Well, not exactly nothing. Houston, for example, does have some outpatient clinics, some apartments for mentally ill people, and one small halfway house to serve the thousands of mentally ill people who live in the city. The halfway house is Tarry Hall, on a residential street in Montrose. It has 27 beds. It is the reality of deinstitutionalization in Houston. As it happens, Tarry Hall was where Cathy Nottebart was trying to persuade Fred Thomas to live.
“I’m Not Rubbish”
There was no way Cathy could force Fred to go to Tarry Hall against his will. His legal right to refuse treatment—a right originally aimed at preventing overmedication and unnecessary electric shock treatment—meant that he didn’t have to accept any community placement he didn’t want, even if he wound up on the streets. But Fred knew his mother would never let that happen, and most of Fred’s social workers over the years knew it too. That was why most of them had never bothered to try to place Fred in a halfway house; they knew Liz Thomas would take him back, even when she said she didn’t want to. Social workers saw it all the time: a parent’s initial resolve to force the hospital to find placement weakened as the memories of psychotic behavior were replaced by natural feelings of guilt and love—and the slender hope that this time it might be different.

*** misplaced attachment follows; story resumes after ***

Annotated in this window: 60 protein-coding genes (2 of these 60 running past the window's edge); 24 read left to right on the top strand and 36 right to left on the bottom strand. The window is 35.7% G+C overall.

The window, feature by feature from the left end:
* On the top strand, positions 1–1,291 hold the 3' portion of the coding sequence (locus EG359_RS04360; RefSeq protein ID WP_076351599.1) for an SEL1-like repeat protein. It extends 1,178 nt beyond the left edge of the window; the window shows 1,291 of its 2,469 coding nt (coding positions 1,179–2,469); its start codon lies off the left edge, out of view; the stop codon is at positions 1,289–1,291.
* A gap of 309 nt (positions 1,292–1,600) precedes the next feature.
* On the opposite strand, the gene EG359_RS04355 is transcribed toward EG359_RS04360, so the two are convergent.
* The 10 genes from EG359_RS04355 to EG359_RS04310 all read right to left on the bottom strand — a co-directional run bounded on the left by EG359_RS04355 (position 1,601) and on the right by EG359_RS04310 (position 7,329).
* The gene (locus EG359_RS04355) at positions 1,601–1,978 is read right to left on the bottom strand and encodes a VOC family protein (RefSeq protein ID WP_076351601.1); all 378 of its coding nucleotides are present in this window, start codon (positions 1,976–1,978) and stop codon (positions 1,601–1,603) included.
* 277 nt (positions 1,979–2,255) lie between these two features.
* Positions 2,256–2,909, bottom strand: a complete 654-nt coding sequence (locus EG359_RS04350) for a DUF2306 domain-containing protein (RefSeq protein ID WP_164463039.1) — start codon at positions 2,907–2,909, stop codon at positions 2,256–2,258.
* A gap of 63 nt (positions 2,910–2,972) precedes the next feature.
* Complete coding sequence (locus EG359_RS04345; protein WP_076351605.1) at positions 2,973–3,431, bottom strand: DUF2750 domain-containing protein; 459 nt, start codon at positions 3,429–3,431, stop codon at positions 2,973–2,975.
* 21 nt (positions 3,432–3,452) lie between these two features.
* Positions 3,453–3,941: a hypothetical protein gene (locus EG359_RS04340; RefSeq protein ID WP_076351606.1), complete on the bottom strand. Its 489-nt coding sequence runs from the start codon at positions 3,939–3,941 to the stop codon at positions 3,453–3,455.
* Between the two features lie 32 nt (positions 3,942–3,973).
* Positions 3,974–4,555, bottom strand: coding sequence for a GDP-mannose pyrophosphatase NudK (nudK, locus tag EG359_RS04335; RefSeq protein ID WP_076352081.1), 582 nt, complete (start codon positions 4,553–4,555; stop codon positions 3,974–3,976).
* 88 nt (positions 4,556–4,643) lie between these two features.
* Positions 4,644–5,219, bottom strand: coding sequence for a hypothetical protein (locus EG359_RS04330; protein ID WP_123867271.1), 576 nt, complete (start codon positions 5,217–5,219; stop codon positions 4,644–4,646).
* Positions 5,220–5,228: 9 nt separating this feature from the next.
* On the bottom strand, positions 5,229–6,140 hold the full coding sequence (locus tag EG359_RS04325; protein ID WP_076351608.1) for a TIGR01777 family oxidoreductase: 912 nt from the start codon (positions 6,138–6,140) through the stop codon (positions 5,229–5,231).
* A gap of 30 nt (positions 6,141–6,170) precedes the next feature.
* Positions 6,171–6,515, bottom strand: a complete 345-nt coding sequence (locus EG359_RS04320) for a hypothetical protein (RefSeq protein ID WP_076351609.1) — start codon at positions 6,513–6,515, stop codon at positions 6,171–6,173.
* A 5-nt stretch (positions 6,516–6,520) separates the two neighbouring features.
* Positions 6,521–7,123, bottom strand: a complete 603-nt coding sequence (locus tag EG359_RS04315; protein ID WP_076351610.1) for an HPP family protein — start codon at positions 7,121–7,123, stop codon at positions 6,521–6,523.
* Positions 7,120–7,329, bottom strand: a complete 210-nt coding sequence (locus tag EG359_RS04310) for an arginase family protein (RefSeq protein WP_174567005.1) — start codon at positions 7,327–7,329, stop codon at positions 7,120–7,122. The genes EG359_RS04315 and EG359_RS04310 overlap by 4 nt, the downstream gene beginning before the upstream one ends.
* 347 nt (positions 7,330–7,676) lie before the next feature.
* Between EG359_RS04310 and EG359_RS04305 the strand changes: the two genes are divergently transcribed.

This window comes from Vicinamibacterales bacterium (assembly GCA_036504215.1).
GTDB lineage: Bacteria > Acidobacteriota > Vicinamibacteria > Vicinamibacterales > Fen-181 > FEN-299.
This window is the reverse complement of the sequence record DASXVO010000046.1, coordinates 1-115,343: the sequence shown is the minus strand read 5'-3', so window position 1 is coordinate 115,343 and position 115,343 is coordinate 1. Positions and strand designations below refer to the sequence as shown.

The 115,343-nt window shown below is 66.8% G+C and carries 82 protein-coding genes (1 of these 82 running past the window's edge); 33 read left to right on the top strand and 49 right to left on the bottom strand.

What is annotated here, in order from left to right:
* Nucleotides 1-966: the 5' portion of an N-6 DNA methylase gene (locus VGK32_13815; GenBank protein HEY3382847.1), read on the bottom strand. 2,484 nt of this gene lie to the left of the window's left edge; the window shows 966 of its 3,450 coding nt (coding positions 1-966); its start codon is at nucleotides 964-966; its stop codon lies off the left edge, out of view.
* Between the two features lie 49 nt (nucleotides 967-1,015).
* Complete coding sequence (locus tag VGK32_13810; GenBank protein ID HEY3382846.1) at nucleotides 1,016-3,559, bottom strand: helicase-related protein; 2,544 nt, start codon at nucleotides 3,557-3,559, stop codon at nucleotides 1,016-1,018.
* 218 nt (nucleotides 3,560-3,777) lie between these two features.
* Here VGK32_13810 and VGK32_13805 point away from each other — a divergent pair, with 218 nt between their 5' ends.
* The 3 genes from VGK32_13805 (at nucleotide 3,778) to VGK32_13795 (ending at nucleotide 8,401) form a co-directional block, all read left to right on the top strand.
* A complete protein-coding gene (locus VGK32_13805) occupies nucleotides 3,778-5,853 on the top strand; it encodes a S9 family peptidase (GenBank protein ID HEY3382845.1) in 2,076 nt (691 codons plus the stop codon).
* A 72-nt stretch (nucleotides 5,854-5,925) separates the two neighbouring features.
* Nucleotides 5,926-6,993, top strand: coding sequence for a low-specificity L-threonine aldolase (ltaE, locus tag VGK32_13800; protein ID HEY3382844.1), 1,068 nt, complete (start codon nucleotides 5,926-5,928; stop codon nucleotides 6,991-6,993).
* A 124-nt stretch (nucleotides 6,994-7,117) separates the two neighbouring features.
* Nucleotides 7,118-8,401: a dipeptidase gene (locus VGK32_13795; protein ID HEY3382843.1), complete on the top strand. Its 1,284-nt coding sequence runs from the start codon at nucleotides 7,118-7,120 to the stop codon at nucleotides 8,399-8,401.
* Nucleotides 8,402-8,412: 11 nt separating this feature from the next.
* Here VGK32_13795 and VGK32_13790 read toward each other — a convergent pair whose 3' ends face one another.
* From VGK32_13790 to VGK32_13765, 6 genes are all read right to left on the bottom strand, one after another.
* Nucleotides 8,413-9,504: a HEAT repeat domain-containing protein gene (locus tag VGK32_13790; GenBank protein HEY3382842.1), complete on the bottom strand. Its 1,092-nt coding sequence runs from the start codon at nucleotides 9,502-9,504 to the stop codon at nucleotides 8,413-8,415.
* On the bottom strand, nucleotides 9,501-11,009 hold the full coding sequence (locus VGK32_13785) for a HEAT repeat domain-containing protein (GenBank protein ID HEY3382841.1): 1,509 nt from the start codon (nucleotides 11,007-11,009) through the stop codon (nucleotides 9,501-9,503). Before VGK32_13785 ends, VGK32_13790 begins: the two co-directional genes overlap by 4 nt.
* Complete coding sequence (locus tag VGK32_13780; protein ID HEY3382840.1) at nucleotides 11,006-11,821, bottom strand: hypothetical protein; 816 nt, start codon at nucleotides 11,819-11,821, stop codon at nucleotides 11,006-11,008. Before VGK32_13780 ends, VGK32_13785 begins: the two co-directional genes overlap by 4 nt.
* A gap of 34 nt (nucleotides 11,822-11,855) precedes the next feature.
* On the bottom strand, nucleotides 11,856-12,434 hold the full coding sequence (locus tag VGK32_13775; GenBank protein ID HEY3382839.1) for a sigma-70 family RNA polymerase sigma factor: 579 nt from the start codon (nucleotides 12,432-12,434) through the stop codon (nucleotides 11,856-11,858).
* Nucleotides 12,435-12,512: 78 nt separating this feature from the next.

But Liz was not wilting. In the past she had visited the hospital regularly, bringing Fred money and clothes. She enjoyed those trips. Now she stayed away, telling Fred over the phone, “It’s time for you to start acting like a man.” In conversations with both Cathy and Fred, she made it plain that she thought he would be better off in a halfway house. Cathy agreed. Clearly, there was something about the dynamic between mother and son that caused Fred to regress every time he went home.
Cathy made a point of mentioning Tarry Hall whenever she saw Fred, which was almost every day. Sometimes it took, and he would talk about how he might find a job once he got there. He knew about the halfway house because he had lived there for three months in 1980, at a time when he was much less psychotic. His memories, though, were not happy ones. Fred had bridled at all the rules and the chores, and as a result Cathy’s suggestions were just as often met with a stern rebuff (“I ain’t going to no damn Tarry Hall!”) or some incoherent mumbling. Still, by May Cathy felt she had made enough progress to set up an appointment for Fred the next time the Tarry Hall screening committee came to Austin. The interview was scheduled for the morning of May 16, a Thursday.